Take Action To Plant and Preserve Trees
A Road Map for Communities, Businesses, Residents, and Large Landowners
You understand the value of trees and would like to take action. Where do you start? This road map offers practical suggestions from the Cleveland Tree Coalition that you can take to expand tree canopy on your property and in your community. Suggested action steps generally progress from easier to more complicated, but there’s no particular order to them. If you find an action that interests you, take it! Every step helps to advance the Cleveland Tree Plan.
Action Steps and Resources
Click on any of the actions below to learn more.
1. Plant a tree
Plant and steward a tree on your property to benefit the entire community! Read about the many benefits of trees.
City of Cleveland process for obtaining a permit to plant in public right-of-way
Be advised that planting on tree lawns requires a permit in Cleveland and many other municipalities, because tree lawns are in the public right-of-way. Use this process to apply for a permit in Cleveland:
- A City of Cleveland forester inspects the site to see if it meets the City’s planting criteria
- If the site passes, the resident chooses from a short list of species that are city-approved
- Resident sends Urban Forestry a copy of work order/estimate signed by them and an ISA-certified contractor
- Resident includes workers comp and liability insurance certificates for the contractor
- Urban Forestry issues resident a no-fee permit to plant
2. Join the Cleveland Tree Coalition
If you are a business, organization, or government office that resides or works within Cleveland, appoint a representative to attend Cleveland Tree Coalition meetings and participate in working groups.
If you are an individual who cares about trees in Cleveland, you are invited to join the Forest City Working Group. Contact Cathi Lehn to learn more.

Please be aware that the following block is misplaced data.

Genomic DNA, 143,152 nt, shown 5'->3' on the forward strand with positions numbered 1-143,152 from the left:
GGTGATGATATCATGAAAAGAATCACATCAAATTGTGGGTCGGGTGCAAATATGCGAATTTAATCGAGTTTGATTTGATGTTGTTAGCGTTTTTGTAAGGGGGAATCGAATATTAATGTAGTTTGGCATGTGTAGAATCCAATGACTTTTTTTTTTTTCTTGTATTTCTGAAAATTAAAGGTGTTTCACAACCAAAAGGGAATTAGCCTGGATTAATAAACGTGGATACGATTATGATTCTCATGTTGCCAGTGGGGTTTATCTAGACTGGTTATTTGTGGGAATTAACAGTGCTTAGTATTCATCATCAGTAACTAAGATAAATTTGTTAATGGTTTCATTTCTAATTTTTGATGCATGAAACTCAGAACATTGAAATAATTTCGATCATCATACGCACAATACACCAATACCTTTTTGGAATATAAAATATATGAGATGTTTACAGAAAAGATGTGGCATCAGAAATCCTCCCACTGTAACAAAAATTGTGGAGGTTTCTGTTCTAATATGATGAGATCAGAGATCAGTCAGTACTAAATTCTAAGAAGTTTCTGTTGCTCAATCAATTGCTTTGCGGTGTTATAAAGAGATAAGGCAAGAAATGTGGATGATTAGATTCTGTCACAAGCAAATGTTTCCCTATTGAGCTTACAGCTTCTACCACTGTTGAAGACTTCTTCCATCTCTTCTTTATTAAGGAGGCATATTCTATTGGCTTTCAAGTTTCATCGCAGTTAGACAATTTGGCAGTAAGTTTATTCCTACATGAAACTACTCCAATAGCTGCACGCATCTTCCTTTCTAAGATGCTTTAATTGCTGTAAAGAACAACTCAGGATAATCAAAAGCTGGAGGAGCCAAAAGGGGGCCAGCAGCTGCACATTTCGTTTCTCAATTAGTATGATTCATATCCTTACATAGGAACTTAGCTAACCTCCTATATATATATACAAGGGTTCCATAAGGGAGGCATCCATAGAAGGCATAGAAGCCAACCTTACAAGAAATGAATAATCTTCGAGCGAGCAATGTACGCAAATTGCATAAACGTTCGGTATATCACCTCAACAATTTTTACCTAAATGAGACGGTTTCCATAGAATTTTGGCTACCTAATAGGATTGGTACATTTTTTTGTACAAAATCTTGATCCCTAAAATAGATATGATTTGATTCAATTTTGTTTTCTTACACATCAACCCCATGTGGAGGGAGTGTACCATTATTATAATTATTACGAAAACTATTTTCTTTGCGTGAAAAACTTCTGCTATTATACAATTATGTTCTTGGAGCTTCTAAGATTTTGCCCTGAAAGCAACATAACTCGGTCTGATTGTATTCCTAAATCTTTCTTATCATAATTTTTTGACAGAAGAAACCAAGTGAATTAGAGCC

3. Take a class
There are a variety of local options for tree care classes, including:
4. Form a tree committee for your institution or neighborhood
- Review your company’s internal information and policies and start a committee of employees who have interest and/or expertise in trees.
- Talk with your city council representative to find out if there is an active tree committee in your neighborhood and to help identify others who may be interested in joining.
- Have your committee members take a tree care class.
- Create a tree plan for your institution or neighborhood to advance your tree efforts.
5. Apply for recognition as a tree institution
- Municipalities: Tree City USA
- Universities and colleges Tree Campus USA
- Hospitals: Tree Campus Healthcare
- Schools: Tree Campus K–12
- Utilities: Tree Line USA
- Arboreta: ArbNet accreditation
6. Celebrate Arbor Day
In Ohio, Arbor Day is celebrated annually on the last Friday in April.
- Sponsor or volunteer at community Arbor Day celebrations: Cleveland Office of Sustainability list of Arbor Day events (posted annually in mid- to late March).
- Host your own Arbor Day event: Arbor Day Foundation resources
- Read about the history of Arbor Day
7. Partner in local tree efforts
Contact your local community development corporation, ward council person, and/or community forester to identify potential partners for a tree project in your neighborhood.
8. Hire or contract with certified arborists for tree care
Certified arborists are professionals who have demonstrated knowledge in all aspects of tree care. Hiring or contracting with certified arborists ensures that your trees will receive comprehensive care that will extend their lives and minimize maintenance down the road.
- Find arborists certified by the International Society of Arboriculture
- Find arborists certified by the Tree Care Industry Association
9. Encourage your local government representatives to support tree legislation
Tell your representatives—from city council all the way up to your U.S. Congress members—about how trees build healthy communities and economies, and why trees are important to you, their constituent. Send them an Arbor Day postcard; call their office; or write a letter to the editor of your local paper.
10. Conduct annual tree risk assessments
Annual risk assessments consist of limited visual assessment of all or some trees on your property to assess and prioritize maintenance needs.
- ANSI A300 (Part 9)-2017 Tree Risk Assessment a. Tree Failure – level 1 standard
11. Calculate your existing tree canopy
Look up existing tree canopy cover and how cover has changed in your parcel, neighborhood, city, or watershed using data from the Cuyahoga County Urban Tree Canopy Assessment.
12. Estimate the value of the benefits that your trees provide